When the plaintiff returned to his job on March 5th, he was not permitted to work but was told that he would have to be examined by a Citgo doctor. On the same day he was examined by Dr. MacLeod, the medical director for the defendant Citgo. Plaintiff alleges Dr. MacLeod told him that he could return to his regular job, but in his March 9th report to the company, the doctor concluded:

 
"Because of frequent recurrent back problems related to his work as an oil truck driver which involves manipulating heavy hoses in the process of delivering oil, it is my opinion that this employee should not return to this type of work which carries the hazard of precipitating further recurrences. At the present time he has recovered from his recent recurrence of low back pain and is able to return to work, but it is my recommendation that his work should be restricted to sedentary work and that this should be a permanent restriction."

 Plaintiff was not permitted to resume his job as a truck driver and on March 22, 1973 he was informed by Citgo that in view of the medical recommendations and the absence of other work, both now and in the foreseeable future, his employment was to be terminated effective May 19, 1973. On March 25, 1973 the plaintiff filed a grievance with his foreman protesting his termination.

 In early April plaintiff visited his personal physician and obtained a memo from him regarding his ability to work. This was a pre-printed memo dated April 10, 1973, addressed "To whom it may concern". The plaintiff's name was handwritten on the memo, and the pre-printed portion read:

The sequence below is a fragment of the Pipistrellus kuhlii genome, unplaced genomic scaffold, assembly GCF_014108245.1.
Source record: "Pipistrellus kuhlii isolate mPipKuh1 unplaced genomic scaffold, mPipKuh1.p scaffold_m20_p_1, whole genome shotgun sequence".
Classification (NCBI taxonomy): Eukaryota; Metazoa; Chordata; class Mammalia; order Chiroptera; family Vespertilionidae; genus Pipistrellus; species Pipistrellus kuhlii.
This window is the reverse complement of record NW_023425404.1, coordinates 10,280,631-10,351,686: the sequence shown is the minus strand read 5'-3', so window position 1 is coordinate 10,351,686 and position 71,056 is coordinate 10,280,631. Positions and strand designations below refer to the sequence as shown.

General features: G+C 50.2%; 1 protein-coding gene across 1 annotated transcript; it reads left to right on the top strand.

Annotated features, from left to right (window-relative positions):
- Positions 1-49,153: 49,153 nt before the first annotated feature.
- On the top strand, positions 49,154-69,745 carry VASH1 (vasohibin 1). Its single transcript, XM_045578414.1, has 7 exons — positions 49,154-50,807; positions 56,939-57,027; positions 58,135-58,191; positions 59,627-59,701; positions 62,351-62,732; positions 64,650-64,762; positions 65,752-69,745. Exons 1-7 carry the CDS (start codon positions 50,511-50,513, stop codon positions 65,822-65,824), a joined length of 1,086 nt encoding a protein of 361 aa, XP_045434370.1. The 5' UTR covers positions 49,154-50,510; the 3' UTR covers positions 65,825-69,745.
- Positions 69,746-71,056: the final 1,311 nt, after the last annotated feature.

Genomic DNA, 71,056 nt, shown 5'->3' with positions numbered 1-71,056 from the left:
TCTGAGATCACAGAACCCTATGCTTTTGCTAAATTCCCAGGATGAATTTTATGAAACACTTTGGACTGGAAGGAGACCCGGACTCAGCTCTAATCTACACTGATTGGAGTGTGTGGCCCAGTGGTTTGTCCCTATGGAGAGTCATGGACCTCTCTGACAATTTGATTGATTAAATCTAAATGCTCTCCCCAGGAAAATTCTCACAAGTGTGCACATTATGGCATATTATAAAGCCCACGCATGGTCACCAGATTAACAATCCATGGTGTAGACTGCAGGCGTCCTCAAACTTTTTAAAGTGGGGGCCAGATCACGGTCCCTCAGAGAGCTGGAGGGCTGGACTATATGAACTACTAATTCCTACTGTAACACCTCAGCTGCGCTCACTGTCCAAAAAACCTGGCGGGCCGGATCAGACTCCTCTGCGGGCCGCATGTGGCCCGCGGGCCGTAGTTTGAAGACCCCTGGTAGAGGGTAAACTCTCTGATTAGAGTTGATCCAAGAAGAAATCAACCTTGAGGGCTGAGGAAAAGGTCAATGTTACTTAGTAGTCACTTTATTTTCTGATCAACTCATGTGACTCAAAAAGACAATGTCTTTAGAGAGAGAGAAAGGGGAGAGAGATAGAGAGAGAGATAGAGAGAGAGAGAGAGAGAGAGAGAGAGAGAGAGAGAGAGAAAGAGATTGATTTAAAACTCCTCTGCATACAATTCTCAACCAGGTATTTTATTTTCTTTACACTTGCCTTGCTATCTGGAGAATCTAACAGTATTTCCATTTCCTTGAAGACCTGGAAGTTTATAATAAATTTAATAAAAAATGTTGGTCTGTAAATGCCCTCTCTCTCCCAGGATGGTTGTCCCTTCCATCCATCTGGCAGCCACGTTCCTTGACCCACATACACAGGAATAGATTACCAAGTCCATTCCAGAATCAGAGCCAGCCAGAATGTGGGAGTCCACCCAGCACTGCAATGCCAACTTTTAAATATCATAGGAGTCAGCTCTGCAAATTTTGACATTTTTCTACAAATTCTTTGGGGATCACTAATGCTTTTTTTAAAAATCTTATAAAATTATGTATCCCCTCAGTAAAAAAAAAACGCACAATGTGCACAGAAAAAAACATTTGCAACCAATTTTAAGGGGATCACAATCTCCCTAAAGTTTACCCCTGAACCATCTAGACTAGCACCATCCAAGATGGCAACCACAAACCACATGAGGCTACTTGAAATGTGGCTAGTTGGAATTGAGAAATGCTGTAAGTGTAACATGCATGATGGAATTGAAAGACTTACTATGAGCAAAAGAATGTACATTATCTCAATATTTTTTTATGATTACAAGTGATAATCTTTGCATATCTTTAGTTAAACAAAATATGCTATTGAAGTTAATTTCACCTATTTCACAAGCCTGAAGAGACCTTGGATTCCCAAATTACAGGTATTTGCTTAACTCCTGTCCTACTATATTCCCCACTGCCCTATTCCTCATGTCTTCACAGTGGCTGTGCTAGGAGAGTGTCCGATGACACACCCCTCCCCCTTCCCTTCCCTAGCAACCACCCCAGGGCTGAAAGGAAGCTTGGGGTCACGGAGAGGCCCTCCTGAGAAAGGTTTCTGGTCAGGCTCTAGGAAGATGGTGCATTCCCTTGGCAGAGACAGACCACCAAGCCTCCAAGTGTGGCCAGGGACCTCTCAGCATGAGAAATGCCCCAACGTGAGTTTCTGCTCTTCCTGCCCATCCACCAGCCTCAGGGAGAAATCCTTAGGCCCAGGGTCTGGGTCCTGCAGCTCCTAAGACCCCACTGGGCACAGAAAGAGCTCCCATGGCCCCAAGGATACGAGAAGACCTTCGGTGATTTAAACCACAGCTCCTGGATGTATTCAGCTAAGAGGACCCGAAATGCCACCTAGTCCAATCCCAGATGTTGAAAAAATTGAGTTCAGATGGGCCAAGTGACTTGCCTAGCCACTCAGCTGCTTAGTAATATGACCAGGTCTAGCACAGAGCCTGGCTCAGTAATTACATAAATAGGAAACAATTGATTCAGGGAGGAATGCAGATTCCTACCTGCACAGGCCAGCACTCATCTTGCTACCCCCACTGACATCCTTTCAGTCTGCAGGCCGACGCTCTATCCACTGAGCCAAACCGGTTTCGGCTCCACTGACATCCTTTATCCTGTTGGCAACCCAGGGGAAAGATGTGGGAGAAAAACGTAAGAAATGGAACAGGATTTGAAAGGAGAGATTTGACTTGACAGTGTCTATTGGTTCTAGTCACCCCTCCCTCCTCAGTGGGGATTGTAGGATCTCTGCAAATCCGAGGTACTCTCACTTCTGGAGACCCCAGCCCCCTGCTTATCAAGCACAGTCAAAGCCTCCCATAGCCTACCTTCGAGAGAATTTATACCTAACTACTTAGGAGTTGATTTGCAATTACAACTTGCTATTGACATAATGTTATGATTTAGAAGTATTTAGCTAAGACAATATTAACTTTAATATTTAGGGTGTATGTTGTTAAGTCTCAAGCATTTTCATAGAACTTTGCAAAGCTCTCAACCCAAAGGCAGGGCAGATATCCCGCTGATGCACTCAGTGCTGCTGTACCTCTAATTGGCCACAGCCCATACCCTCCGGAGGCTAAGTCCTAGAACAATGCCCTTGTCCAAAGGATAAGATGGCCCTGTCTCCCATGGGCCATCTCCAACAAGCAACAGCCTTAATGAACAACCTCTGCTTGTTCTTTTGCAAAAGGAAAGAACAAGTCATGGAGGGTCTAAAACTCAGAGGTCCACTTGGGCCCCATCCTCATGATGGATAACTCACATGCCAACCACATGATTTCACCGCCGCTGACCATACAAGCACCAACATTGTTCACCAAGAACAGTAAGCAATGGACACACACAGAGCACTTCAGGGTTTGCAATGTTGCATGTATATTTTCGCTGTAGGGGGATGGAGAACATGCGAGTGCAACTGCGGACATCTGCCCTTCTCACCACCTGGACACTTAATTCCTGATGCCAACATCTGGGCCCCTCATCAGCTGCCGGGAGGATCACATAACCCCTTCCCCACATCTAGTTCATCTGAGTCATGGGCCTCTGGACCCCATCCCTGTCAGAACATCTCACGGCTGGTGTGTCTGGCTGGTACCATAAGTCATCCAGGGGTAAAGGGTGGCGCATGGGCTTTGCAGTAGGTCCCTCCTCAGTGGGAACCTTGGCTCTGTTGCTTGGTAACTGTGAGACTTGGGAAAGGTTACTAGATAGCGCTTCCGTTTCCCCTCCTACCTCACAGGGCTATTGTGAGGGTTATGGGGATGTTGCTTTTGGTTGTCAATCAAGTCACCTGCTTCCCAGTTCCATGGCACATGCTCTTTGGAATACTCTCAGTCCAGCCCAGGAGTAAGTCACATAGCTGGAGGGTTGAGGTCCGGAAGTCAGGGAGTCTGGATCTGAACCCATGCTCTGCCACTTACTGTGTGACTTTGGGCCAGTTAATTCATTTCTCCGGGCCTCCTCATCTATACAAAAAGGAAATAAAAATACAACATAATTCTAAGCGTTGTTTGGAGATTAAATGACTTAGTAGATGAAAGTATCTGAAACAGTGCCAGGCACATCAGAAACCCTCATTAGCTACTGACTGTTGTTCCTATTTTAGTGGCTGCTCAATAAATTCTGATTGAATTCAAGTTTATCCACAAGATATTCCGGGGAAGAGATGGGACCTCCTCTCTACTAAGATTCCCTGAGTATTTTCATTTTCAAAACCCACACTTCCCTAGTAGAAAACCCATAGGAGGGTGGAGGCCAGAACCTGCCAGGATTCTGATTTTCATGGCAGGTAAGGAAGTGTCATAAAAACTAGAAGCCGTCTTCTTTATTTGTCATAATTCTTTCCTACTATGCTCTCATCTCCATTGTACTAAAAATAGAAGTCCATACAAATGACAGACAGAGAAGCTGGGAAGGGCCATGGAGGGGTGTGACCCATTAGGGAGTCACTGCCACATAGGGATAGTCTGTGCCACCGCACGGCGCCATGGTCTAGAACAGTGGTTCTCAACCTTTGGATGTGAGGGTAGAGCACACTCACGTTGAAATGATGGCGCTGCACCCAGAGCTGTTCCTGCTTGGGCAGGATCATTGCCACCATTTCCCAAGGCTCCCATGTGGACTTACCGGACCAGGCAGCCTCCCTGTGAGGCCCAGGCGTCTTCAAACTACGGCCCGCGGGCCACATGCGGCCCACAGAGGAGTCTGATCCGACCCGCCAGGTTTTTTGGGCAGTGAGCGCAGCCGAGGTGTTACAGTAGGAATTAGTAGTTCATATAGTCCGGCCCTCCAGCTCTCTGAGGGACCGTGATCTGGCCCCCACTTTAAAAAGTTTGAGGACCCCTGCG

"The above-named patient is now able to resume (his)(her) usual occupational duties."

 The "(her)" was crossed out and the memo contained the signature of Dr. Schwartz.

 On April 9th a meeting with the local union's "Workmen's Committee" and Citgo's Terminal Manager was held to discuss the plaintiff's grievance. The next day the Terminal Manager informed the local union by letter that upon reviewing the facts, the grievance was found to be without merit and, therefore, denied. On the same day the local union submitted the memo of Dr. Schwartz regarding plaintiff's ability to work. The reaction of the Terminal Manager can best be described by quoting paragraph 9 of his affidavit wherein he states:

 
"In view of the comprehensive reports of Drs. Sweeney and MacLeod, I was not persuaded to change my decision regarding the termination of Marietta on the basis of the one-sentence statement from Dr. Schwartz."

 Aff't. of James R. Fiedler. See also, Citgo's answer to plaintiff's Interrogatory 2(d) wherein it is stated that the local union urged the opinion of Dr. Schwartz.

 On May 9, 1973 the local union informed the company that it was not satisfied with its April 10th response to the grievance, and it wished to take the grievance to the next step in the grievance procedure. This involved submitting the grievance to the Company Management Representative from Tulsa, Oklahoma. On May 22, 1973 a meeting was held with Citgo's Management Representative, a representative from the International Union, the President of the local union, representatives of the Workmen's Committee, Citgo's Terminal Manager and the plaintiff in attendance. Following these negotiations, Citgo's Management Representative denied the grievance by letter dated May 24, 1973.